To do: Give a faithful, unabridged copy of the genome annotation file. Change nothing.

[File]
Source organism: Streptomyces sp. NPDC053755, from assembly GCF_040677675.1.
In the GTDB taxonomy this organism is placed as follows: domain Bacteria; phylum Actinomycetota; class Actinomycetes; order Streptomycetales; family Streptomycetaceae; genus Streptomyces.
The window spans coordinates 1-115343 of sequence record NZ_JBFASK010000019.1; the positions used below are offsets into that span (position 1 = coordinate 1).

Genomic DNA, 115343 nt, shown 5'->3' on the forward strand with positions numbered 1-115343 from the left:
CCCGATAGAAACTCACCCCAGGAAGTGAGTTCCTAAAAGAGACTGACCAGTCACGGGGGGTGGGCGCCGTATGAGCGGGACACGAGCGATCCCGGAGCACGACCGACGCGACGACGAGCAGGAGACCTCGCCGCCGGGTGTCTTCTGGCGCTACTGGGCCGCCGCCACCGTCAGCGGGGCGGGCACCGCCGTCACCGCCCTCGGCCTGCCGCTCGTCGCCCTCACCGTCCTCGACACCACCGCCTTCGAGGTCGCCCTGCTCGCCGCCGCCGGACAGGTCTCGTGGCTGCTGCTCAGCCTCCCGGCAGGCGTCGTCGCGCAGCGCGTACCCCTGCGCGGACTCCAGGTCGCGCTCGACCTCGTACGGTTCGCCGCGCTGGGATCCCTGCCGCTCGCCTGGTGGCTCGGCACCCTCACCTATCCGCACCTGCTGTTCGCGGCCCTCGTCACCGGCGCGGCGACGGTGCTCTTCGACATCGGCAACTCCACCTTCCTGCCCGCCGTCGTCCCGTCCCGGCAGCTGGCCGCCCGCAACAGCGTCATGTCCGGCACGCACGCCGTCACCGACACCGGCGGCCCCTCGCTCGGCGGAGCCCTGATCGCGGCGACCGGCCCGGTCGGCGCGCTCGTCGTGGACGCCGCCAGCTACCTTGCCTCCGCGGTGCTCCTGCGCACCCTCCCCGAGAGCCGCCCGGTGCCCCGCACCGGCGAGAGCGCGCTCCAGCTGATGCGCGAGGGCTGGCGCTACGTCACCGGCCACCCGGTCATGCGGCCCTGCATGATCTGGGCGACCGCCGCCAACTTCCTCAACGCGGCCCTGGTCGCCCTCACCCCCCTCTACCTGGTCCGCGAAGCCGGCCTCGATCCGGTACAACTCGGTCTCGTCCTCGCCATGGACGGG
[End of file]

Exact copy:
Source organism: Streptomyces sp. NPDC053755, from assembly GCF_040677675.1.
In the GTDB taxonomy this organism is placed as follows: domain Bacteria; phylum Actinomycetota; class Actinomycetes; order Streptomycetales; family Streptomycetaceae; genus Streptomyces.
The window spans coordinates 1-115343 of sequence record NZ_JBFASK010000019.1; the positions used below are offsets into that span (position 1 = coordinate 1).

Genomic DNA, 115343 nt, shown 5'->3' on the forward strand with positions numbered 1-115343 from the left:
CCCGATAGAAACTCACCCCAGGAAGTGAGTTCCTAAAAGAGACTGACCAGTCACGGGGGGTGGGCGCCGTATGAGCGGGACACGAGCGATCCCGGAGCACGACCGACGCGACGACGAGCAGGAGACCTCGCCGCCGGGTGTCTTCTGGCGCTACTGGGCCGCCGCCACCGTCAGCGGGGCGGGCACCGCCGTCACCGCCCTCGGCCTGCCGCTCGTCGCCCTCACCGTCCTCGACACCACCGCCTTCGAGGTCGCCCTGCTCGCCGCCGCCGGACAGGTCTCGTGGCTGCTGCTCAGCCTCCCGGCAGGCGTCGTCGCGCAGCGCGTACCCCTGCGCGGACTCCAGGTCGCGCTCGACCTCGTACGGTTCGCCGCGCTGGGATCCCTGCCGCTCGCCTGGTGGCTCGGCACCCTCACCTATCCGCACCTGCTGTTCGCGGCCCTCGTCACCGGCGCGGCGACGGTGCTCTTCGACATCGGCAACTCCACCTTCCTGCCCGCCGTCGTCCCGTCCCGGCAGCTGGCCGCCCGCAACAGCGTCATGTCCGGCACGCACGCCGTCACCGACACCGGCGGCCCCTCGCTCGGCGGAGCCCTGATCGCGGCGACCGGCCCGGTCGGCGCGCTCGTCGTGGACGCCGCCAGCTACCTTGCCTCCGCGGTGCTCCTGCGCACCCTCCCCGAGAGCCGCCCGGTGCCCCGCACCGGCGAGAGCGCGCTCCAGCTGATGCGCGAGGGCTGGCGCTACGTCACCGGCCACCCGGTCATGCGGCCCTGCATGATCTGGGCGACCGCCGCCAACTTCCTCAACGCGGCCCTGGTCGCCCTCACCCCCCTCTACCTGGTCCGCGAAGCCGGCCTCGATCCGGTACAACTCGGTCTCGTCCTCGCCATGGACGGG